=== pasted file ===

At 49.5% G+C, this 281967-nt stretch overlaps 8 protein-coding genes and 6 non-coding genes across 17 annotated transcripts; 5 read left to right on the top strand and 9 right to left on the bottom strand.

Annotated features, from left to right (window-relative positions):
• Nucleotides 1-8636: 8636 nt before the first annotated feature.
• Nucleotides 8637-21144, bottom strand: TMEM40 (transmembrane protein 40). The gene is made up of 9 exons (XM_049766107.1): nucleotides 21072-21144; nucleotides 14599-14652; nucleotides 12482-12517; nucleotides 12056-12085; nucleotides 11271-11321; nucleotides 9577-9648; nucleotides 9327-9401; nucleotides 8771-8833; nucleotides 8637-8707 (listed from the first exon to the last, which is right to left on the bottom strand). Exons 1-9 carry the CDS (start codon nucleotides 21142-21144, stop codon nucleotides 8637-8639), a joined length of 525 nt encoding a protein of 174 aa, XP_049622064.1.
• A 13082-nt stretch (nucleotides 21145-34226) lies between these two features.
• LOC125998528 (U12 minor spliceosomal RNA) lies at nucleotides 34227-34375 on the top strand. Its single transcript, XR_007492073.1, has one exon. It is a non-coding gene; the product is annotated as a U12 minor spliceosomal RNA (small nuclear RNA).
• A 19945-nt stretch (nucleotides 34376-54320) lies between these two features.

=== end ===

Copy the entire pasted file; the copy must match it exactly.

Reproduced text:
At 49.5% G+C, this 281967-nt stretch overlaps 8 protein-coding genes and 6 non-coding genes across 17 annotated transcripts; 5 read left to right on the top strand and 9 right to left on the bottom strand.

Annotated features, from left to right (window-relative positions):
• Nucleotides 1-8636: 8636 nt before the first annotated feature.
• Nucleotides 8637-21144, bottom strand: TMEM40 (transmembrane protein 40). The gene is made up of 9 exons (XM_049766107.1): nucleotides 21072-21144; nucleotides 14599-14652; nucleotides 12482-12517; nucleotides 12056-12085; nucleotides 11271-11321; nucleotides 9577-9648; nucleotides 9327-9401; nucleotides 8771-8833; nucleotides 8637-8707 (listed from the first exon to the last, which is right to left on the bottom strand). Exons 1-9 carry the CDS (start codon nucleotides 21142-21144, stop codon nucleotides 8637-8639), a joined length of 525 nt encoding a protein of 174 aa, XP_049622064.1.
• A 13082-nt stretch (nucleotides 21145-34226) lies between these two features.
• LOC125998528 (U12 minor spliceosomal RNA) lies at nucleotides 34227-34375 on the top strand. Its single transcript, XR_007492073.1, has one exon. It is a non-coding gene; the product is annotated as a U12 minor spliceosomal RNA (small nuclear RNA).
• A 19945-nt stretch (nucleotides 34376-54320) lies between these two features.